Mr. Pantaleon D. Alvarez, Speaker of the House of Representatives of the Philippines and President of the 38th ASEAN Inter-Parliamentary Assembly; Mr. Isra Sunthornvut, Secretary-General of the ASEAN Inter-Parliamentary Assembly; The ASEAN Secretary General; Distinguished Speakers of Parliaments; Distinguished Heads and Members of Delegations of AIPA Member-Parliaments; Distinguished Heads and Members of Delegations from AIPA’s Dialogue Partners; Excellencies from the Diplomatic Corps; My Colleagues in Government;

Friends, Ladies and Gentlemen; A pleasant “Good Morning” to all of you.

It is a great honor for me to address my fellow Parliamentarians from the same region where my country, the Philippines, belongs. There is an added historical significance to our 38th ASEAN Inter-Parliamentary Assembly (AIPA) this year as it was also in Manila, on September 2, 1977, during the 3rd ASEAN Inter-Parliamentary Conference, where the AIPA, formerly known as AIPO, was born. Thank you Speaker Alvarez for inviting me to deliver the opening remarks for this General Assembly’s Opening Ceremony.

For the information of our foreign guests, the TEAMWORK between the Senate and the House of Representatives here in the Philippines has designated the House of Representatives as the legislative chamber in charge of the Philippine Legislature’s participation in AIPA.

Congratulations are therefore in order for the House of Representatives for their successful organization of this year’s AIPA events.

If we trace our roots and go back to our basics, we realize the close links between AIPA and ASEAN.

ASEAN is now 50 years old; AIPA is now 40.

As ASEAN has grown, so has AIPA. ASEAN was established to promote regional peace, stability, and prosperity. AIPA was established to help achieve ASEAN’s goals.

The past 50 years of ASEAN can be considered a “modern miracle”.

More than 600 million people living in our Southeast Asian region have seen much improved living conditions and remarkable economic progress in the 50 years since the formation of the association.

As of today, all ten Member States of ASEAN boast a combined GDP of about US$2.5 trillion dollars, the third largest economy in Asia and the seventh largest in the world.

Given its robust and resilient economy, it has been projected that ASEAN will be the fourth largest economy in the world by 2030. So, how were we able to achieve such a miracle?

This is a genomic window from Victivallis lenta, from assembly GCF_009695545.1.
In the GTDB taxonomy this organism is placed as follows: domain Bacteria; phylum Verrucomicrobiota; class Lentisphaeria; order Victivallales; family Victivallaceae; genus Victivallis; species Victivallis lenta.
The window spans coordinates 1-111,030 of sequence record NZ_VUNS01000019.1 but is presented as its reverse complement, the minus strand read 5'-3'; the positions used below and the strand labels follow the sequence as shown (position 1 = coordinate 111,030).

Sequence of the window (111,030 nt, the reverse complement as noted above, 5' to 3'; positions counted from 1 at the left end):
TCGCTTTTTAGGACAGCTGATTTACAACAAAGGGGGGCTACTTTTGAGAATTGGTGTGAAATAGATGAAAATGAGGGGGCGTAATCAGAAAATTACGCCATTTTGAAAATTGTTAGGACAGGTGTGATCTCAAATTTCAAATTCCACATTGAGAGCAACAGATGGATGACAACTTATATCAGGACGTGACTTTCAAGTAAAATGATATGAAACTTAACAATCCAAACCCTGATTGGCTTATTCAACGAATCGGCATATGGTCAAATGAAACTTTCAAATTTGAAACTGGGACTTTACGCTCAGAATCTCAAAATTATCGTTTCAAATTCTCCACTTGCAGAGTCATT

ASEAN Member States have shown respect for each other’s sovereignty, have been talking to each other, working with each other, cooperating with each other, consulting each other, building group consensus, and have observed a policy of non-interference in local issues, among others.

In my vocabulary, this is called TEAMWORK. For as long as we maintain this TEAMWORK within ASEAN, I can confidently predict the continuation of ASEAN’s “miracle” in its next 50 years.

However, ASEAN, just like any other regional organization, faces some challenges and could also benefit from some assistance. Please allow me to name two of these challenges: Our diversity within ASEAN is not limited to our cultures. Our economic situations are also very “diverse”.

There is still a large gap between the richest and the poorest nations of ASEAN. And within our own nations, inequality remains a major issue. Knowledge about ASEAN and what it is all about, has not come down to the people.

If ASEAN is indeed going to succeed over the long term, ownership of the organization must shift from governments to the people, from Ministries to communities.

For Governments come and go, the people do not. Let us in AIPA help ASEAN. Through our activities in AIPA, I hope that we can address the two challenges being faced by ASEAN which I just mentioned.

The issue of inequality can never be solved or addressed without the participation of Parliament. Here in the Philippines, both the Senate and the House of Representatives have agreed to address this issue of inequality among the Regions and among individuals.

We have agreed to embrace the concept of “change”, up to the level of structural change.

We are also conscious of why we want change and it is to help the poor live a comfortable life with equal opportunities like the rest of us to improve his quality of life.

With this kind of TEAMWORK, I am confident we will be able to address this issue of inequality in Philippine society.

The second challenge should be an easier challenge for us, because as Parliamentarians we should find it easy and natural for us to be the “bridge” between ASEAN and the People of ASEAN.

Just as we wish more success to ASEAN, we also wish more successes for AIPA. I believe that with TEAMWORK, AIPA’s longevity and relevance to the People of ASEAN will be assured. ASEAN’s formula for success, TEAMWORK, should therefore be AIPA’s formula too.

So, let there be TEAMWORK between and among AIPA’s Member Parliaments.

Let there be TEAMWORK between AIPA and its Dialogue Partners.

Let us help each other by teaching each other and learning from each other.

Since one of AIPA’s purposes is “to study, discuss, and suggest solutions to problems of common interest”, please allow me to suggest key issues for AIPA’s study:


Let our TEAMWORK be manifested in our collective effort to find solutions to the said problems of common interest. You have very busy days ahead of you. I wish you all the best.

I pray for good health, the gifts of wisdom, friendship and camaraderie, and the virtue of TEAMWORK for all of you.

After your busy day today, the Philippine Senate will host you for a relaxing dinner tonight.

Through the partnership of AIPA and ASEAN, we can improve the quality of life of every citizen in our nations. I wish all the best to ASEAN.

I wish all the best to AIPA. Thank you very much and Mabuhay!


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